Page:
If I could sum it all up in one story then this is the one. Five teenage boys are imprisoned in Israeli prison right now (December 2013) facing charges of 20 counts of attempted murder each for alleged stone-throwing despite the complete lack of evidence. I met Um Fadi, the mother of one of the imprisoned boys Ali a number of times in Bidiya where she worked at the Women for Life Centre. It was obvious to see the emotional and physical strain of having her 16 year old son imprisoned and the months drain by without any change (they have been imprisoned since March 2013). This is the epitomy of the occupation, wrecking families, young peoples futures and their communities. You can read about it all here http://haresboys.wordpress.com/ but more importantly can help by donating funds to the families here http://namlebee.com/index.php?np=proyecto&pro=27. If you can’t donate any money then you can support all Palestinians by educating yourself on the occupation and not spending money on Israel by participating in the BDS campaign (boycotts, divestment and sanctions). There are two sides to every story, one side is the occupier and the other is the occupied.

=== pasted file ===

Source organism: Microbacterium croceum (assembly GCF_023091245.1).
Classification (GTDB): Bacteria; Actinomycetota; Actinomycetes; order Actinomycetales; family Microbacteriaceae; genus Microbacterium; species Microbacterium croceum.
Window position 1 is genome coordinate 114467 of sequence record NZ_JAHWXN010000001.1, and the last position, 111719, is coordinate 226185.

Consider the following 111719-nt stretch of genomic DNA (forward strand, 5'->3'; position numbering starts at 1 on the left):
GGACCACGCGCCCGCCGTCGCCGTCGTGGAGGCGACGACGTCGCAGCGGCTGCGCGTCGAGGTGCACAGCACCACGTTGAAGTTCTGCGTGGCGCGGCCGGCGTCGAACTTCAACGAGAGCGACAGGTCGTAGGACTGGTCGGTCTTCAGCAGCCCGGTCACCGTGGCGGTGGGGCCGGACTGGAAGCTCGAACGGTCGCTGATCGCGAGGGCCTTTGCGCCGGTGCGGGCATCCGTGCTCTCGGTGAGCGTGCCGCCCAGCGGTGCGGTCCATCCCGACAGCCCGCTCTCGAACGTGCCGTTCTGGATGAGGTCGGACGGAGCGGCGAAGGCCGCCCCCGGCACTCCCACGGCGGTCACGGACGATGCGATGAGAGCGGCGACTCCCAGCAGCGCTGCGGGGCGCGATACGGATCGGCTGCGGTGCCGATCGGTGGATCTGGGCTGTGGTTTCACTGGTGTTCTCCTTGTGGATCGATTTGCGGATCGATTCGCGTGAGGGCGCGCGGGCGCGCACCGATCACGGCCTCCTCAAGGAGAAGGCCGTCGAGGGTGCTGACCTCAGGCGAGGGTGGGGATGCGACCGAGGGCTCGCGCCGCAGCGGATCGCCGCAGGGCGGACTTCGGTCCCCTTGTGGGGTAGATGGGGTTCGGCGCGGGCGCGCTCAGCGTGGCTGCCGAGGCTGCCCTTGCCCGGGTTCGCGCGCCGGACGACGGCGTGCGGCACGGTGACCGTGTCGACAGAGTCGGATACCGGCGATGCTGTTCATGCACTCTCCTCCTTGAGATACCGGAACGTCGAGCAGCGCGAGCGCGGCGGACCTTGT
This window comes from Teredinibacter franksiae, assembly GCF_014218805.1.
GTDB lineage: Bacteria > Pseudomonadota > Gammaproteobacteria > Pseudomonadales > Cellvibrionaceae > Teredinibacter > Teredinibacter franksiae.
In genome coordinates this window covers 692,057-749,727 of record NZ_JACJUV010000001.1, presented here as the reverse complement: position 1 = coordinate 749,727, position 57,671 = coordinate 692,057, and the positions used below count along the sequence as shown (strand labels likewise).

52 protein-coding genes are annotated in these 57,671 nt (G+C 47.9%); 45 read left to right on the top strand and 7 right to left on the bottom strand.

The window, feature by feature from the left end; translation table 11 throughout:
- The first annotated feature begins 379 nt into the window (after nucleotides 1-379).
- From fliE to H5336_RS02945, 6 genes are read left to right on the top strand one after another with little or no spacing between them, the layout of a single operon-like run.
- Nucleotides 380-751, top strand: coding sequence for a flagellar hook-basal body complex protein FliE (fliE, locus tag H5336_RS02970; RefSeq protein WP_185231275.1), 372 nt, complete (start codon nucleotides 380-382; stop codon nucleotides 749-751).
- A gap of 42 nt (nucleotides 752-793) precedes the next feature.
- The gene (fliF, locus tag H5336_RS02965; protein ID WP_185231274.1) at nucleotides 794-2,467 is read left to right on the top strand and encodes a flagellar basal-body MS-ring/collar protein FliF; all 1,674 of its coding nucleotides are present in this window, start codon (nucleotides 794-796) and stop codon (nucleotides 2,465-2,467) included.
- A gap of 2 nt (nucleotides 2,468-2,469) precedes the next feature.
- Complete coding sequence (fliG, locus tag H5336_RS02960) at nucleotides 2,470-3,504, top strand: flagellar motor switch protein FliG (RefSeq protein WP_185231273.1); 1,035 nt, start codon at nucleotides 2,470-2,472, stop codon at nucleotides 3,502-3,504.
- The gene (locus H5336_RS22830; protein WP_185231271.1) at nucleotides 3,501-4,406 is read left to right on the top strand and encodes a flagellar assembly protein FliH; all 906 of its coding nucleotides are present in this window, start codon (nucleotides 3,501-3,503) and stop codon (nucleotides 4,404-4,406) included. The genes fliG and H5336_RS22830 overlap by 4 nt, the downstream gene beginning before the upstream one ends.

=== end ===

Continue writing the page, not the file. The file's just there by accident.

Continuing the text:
10 – 13 April 2013
I wake up in the hay paddock a little before 7am to some vehicle noise. I go outside to pee and see a tractor nearby. Crap. I duck back in the tent hoping they didnt spot me. I lie there nervously listening as the tractor approaches and stops outside the tent. I poke my head out the tent and say ‘Hello, sorry I will be on my way soon’. The driver says hello then asks where I am from. Once he understands I am a tourist on a bike he offers me water and says I can stay as long as I want. All I have to do is move Frankie who is currently leaning against the hay bales as he is picking them up.